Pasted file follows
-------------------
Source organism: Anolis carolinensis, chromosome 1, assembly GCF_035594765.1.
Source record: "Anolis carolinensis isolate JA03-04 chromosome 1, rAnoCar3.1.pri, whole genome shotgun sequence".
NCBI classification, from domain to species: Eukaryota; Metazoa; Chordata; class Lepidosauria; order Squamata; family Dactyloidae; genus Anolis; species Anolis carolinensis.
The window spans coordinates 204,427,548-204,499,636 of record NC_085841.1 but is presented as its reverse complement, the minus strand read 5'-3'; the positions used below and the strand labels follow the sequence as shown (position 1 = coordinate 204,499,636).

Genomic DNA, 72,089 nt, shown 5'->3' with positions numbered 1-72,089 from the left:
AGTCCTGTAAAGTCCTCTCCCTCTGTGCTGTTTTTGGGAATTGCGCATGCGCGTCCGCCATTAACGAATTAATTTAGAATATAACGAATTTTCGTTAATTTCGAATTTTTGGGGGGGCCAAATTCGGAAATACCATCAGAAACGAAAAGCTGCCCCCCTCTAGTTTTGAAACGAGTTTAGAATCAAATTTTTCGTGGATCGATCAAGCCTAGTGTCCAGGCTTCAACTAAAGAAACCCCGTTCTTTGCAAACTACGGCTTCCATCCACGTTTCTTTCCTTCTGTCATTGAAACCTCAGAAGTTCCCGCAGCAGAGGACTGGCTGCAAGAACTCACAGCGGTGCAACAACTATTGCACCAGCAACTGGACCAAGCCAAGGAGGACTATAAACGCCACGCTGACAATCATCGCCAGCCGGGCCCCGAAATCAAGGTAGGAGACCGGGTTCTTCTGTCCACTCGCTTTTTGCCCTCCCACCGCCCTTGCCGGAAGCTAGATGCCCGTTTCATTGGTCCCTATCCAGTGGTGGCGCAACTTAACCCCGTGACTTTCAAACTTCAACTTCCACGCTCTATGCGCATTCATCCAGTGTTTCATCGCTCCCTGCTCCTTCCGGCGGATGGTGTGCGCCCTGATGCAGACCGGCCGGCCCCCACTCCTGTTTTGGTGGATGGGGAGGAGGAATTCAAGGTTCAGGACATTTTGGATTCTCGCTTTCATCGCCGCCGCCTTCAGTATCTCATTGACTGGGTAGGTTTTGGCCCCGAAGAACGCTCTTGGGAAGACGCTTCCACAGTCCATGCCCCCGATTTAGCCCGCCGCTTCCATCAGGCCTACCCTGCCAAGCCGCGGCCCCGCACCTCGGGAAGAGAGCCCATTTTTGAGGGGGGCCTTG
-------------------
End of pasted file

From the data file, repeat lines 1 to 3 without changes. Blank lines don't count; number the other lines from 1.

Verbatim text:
Source organism: Anolis carolinensis, chromosome 1, assembly GCF_035594765.1.
Source record: "Anolis carolinensis isolate JA03-04 chromosome 1, rAnoCar3.1.pri, whole genome shotgun sequence".
NCBI classification, from domain to species: Eukaryota; Metazoa; Chordata; class Lepidosauria; order Squamata; family Dactyloidae; genus Anolis; species Anolis carolinensis.